The Church of England’s general synod has voted in favour of offering blessings to same-sex couples in civil partnerships and marriages.
A marathon near-eight hour debate across two days ended in a vote for the proposals on Thursday at a meeting of what is known as the church’s parliament.
A packed room at Church House in Westminster remained relatively silent when the result of the vote was announced.
Immediately before the vote a minute of silence was observed followed by a prayer said by the Archbishop of Canterbury, Justin Welby.
The position on gay marriage will not change and same-sex couples will still be unable to marry in church.
The motion also included an acknowledgement of a “failure” to welcome LGBTQI+ people and a repentance for the harm they have and continue to experience in the church.
In a vote broken down by houses, the House of Bishops voted 36 for and four against with two abstentions.
The House of Clergy voted 111 in favour, 85 against and three abstentions, while the House of Laity saw 103 votes for, 92 against and five abstentions.
While the blessings have been welcomed by some as progress on what has long been a divisive issue, others have said they do not go far enough.
Speaking last month, Mr Welby said he “joyfully” welcomed the blessings proposals but added that he will not personally carry them out due to his “pastoral responsibility for the whole communion”.
Beginning the lengthy debate on Wednesday, Mr Welby admitted there is “very painful” disagreement on the matter within the church but urged those gathered before him to “vote with their spirit-inspired consciences”.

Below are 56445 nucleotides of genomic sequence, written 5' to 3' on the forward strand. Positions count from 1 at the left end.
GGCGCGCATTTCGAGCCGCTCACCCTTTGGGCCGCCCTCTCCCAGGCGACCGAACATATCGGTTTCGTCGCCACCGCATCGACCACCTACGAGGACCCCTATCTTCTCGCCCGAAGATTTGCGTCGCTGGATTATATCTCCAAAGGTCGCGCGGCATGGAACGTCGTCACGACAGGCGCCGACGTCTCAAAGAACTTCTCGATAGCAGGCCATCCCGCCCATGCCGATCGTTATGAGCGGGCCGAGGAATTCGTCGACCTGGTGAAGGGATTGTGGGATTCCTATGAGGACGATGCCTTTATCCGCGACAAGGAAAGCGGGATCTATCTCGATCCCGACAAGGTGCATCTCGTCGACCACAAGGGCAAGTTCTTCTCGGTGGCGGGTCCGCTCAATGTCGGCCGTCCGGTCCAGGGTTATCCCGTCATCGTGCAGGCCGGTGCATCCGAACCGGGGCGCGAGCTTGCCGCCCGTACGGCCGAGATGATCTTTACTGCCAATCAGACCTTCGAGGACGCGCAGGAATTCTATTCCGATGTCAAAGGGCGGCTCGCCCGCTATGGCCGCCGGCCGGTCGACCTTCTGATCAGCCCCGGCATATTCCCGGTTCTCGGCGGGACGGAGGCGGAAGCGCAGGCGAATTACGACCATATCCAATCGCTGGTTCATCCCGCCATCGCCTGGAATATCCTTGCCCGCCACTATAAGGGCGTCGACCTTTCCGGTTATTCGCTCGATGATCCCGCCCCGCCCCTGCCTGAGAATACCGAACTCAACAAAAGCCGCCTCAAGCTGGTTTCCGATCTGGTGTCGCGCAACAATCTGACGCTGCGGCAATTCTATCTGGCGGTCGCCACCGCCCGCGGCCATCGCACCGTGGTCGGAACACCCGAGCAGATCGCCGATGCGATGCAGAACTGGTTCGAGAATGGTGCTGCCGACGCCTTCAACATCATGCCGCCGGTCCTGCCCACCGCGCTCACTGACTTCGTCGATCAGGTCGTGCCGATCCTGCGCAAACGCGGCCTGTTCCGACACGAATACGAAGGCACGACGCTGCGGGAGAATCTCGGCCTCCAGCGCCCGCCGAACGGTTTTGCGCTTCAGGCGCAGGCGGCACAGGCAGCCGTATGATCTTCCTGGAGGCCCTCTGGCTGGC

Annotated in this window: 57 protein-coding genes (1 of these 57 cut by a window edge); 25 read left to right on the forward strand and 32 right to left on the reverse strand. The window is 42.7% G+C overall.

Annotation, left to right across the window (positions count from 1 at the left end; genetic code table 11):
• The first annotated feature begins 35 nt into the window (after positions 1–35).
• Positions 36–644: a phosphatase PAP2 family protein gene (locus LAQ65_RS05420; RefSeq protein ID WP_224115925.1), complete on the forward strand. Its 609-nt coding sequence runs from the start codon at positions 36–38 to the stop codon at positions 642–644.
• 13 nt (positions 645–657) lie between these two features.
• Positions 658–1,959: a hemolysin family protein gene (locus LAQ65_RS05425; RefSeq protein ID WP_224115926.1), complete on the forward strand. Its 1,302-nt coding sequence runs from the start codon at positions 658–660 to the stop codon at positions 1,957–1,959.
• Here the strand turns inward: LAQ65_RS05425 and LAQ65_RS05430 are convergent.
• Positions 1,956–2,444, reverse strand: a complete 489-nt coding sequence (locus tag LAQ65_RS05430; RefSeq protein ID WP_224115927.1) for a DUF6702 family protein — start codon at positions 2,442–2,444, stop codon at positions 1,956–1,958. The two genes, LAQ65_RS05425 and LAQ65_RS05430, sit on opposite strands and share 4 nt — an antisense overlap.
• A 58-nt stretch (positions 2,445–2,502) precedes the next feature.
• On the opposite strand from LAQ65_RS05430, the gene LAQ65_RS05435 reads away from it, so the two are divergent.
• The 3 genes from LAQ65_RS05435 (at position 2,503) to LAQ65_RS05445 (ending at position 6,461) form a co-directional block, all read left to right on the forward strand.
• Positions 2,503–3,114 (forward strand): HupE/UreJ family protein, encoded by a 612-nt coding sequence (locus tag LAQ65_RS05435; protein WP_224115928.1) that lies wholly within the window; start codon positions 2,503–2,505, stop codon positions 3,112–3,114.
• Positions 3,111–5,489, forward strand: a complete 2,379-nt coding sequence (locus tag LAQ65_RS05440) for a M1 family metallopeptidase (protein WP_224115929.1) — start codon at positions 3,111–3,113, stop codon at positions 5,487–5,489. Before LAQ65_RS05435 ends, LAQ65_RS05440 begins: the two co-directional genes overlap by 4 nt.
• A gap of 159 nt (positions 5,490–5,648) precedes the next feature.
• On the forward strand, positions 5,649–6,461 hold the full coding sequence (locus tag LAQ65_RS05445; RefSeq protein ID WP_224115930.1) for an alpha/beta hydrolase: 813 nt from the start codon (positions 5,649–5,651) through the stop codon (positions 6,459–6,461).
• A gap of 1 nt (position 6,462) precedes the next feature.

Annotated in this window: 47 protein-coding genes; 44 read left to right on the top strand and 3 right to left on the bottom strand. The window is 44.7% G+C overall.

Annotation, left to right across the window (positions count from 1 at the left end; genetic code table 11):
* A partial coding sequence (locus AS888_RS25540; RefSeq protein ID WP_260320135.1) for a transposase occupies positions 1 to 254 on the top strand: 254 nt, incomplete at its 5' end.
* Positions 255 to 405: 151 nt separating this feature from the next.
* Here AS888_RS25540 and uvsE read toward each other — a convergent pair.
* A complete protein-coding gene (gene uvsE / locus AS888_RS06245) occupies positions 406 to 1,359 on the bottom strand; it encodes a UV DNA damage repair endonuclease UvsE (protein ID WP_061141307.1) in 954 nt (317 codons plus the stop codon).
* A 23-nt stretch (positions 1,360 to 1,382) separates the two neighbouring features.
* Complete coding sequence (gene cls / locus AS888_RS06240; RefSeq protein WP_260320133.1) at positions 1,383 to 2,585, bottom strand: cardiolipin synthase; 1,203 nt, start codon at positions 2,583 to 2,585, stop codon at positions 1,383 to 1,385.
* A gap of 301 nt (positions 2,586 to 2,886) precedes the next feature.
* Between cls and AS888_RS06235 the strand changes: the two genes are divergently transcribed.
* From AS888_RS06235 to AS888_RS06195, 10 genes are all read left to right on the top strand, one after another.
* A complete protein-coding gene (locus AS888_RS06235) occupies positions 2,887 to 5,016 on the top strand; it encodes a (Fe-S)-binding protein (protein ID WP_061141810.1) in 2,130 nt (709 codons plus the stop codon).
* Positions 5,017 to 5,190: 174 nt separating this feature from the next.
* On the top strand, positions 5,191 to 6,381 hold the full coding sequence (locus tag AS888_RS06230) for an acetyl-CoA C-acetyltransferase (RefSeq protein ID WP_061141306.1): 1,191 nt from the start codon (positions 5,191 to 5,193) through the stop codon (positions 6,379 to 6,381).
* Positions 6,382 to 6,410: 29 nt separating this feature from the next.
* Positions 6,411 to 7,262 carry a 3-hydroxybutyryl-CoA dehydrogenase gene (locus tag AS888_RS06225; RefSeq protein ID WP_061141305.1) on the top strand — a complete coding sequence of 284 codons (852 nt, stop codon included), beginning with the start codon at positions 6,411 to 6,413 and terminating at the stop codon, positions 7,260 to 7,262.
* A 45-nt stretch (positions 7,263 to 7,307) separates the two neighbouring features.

The result was described as a “moment of hope for the Church” by the Bishop of London, Dame Sarah Mullally, while Mr Welby issued a joint statement with the Archbishop of York, Stephen Cottrell, to say it had been a “long road to get us to this point”.
The archbishops added: “For the first time, the Church of England will publicly, unreservedly and joyfully welcome same-sex couples in church.
“The church continues to have deep differences on these questions which go to the heart of our human identity.
“As Archbishops, we are committed to respecting the conscience of those for whom this goes too far and to ensure that they have all the reassurances they need in order to maintain the unity of the church as this conversation continues.”
Approval of the motion allows same-sex couples to go to Anglican churches after a legal marriage ceremony for services including prayers of dedication, thanksgiving and God’s blessing.
The blessings will not come into effect immediately as the bishops need to issue new pastoral guidance, something that is expected to happen by the July synod.
The Church of England said comments made at synod will now “guide the bishops as they refine” draft texts known as Prayers of Love and Faith, and prepare the pastoral guidance in the coming months before the prayers are formally commended for use in churches.
There has been no legislative change in the church and the decision for clergy to offer blessings is a voluntary one.
The motion did not have to be put before the synod, but bishops said they wanted to get as many views as possible on the matter.
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